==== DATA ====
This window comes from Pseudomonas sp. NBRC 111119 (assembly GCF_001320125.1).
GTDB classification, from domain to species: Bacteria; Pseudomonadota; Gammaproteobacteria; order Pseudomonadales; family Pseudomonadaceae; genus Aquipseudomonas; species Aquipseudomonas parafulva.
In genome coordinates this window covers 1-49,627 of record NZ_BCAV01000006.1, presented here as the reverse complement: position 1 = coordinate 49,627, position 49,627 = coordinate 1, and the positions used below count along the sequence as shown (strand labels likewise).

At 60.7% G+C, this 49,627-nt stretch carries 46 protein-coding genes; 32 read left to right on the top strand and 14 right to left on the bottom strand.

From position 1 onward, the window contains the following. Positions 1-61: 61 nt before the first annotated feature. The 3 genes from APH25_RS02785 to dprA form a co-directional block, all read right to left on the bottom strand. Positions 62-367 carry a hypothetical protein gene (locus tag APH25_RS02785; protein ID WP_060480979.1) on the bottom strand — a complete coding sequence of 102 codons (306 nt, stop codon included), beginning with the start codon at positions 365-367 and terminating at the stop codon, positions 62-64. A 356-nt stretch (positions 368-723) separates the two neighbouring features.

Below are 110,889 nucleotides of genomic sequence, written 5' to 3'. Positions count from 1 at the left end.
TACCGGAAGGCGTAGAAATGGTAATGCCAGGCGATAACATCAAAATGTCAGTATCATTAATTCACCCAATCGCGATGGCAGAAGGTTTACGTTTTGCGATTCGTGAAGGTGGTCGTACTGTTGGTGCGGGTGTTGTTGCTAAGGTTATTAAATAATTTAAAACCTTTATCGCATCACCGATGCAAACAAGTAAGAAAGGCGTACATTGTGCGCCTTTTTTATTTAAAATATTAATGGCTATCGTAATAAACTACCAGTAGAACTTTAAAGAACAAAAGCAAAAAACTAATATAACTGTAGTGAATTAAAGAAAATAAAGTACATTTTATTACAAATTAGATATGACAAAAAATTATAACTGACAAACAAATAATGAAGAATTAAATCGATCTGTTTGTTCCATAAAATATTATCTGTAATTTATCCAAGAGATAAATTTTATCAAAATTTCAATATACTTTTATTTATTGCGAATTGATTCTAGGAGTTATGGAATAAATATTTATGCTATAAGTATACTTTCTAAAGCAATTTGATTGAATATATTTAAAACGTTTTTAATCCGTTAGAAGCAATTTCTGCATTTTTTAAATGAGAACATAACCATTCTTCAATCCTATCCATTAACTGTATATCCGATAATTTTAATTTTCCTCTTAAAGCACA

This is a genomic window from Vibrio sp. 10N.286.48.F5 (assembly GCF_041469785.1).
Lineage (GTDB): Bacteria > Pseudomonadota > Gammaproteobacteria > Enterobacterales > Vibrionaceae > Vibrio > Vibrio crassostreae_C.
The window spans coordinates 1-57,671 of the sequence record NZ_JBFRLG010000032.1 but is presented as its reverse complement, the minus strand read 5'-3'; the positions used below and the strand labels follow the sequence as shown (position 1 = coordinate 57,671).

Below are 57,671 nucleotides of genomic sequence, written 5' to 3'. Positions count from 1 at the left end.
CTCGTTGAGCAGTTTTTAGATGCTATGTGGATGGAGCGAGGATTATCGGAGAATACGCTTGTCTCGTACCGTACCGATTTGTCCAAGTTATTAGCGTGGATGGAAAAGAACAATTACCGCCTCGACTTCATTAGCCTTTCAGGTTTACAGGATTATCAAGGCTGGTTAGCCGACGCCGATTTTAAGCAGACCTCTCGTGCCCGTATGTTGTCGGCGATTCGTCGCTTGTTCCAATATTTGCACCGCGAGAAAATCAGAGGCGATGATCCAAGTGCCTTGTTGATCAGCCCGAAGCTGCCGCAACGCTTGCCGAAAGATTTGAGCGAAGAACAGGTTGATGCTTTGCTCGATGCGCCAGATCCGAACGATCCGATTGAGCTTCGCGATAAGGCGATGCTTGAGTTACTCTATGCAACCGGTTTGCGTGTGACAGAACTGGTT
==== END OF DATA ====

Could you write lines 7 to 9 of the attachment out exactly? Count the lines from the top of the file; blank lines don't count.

TACCGGAAGGCGTAGAAATGGTAATGCCAGGCGATAACATCAAAATGTCAGTATCATTAATTCACCCAATCGCGATGGCAGAAGGTTTACGTTTTGCGATTCGTGAAGGTGGTCGTACTGTTGGTGCGGGTGTTGTTGCTAAGGTTATTAAATAATTTAAAACCTTTATCGCATCACCGATGCAAACAAGTAAGAAAGGCGTACATTGTGCGCCTTTTTTATTTAAAATATTAATGGCTATCGTAATAAACTACCAGTAGAACTTTAAAGAACAAAAGCAAAAAACTAATATAACTGTAGTGAATTAAAGAAAATAAAGTACATTTTATTACAAATTAGATATGACAAAAAATTATAACTGACAAACAAATAATGAAGAATTAAATCGATCTGTTTGTTCCATAAAATATTATCTGTAATTTATCCAAGAGATAAATTTTATCAAAATTTCAATATACTTTTATTTATTGCGAATTGATTCTAGGAGTTATGGAATAAATATTTATGCTATAAGTATACTTTCTAAAGCAATTTGATTGAATATATTTAAAACGTTTTTAATCCGTTAGAAGCAATTTCTGCATTTTTTAAATGAGAACATAACCATTCTTCAATCCTATCCATTAACTGTATATCCGATAATTTTAATTTTCCTCTTAAAGCACA

This is a genomic window from Vibrio sp. 10N.286.48.F5 (assembly GCF_041469785.1).
Lineage (GTDB): Bacteria > Pseudomonadota > Gammaproteobacteria > Enterobacterales > Vibrionaceae > Vibrio > Vibrio crassostreae_C.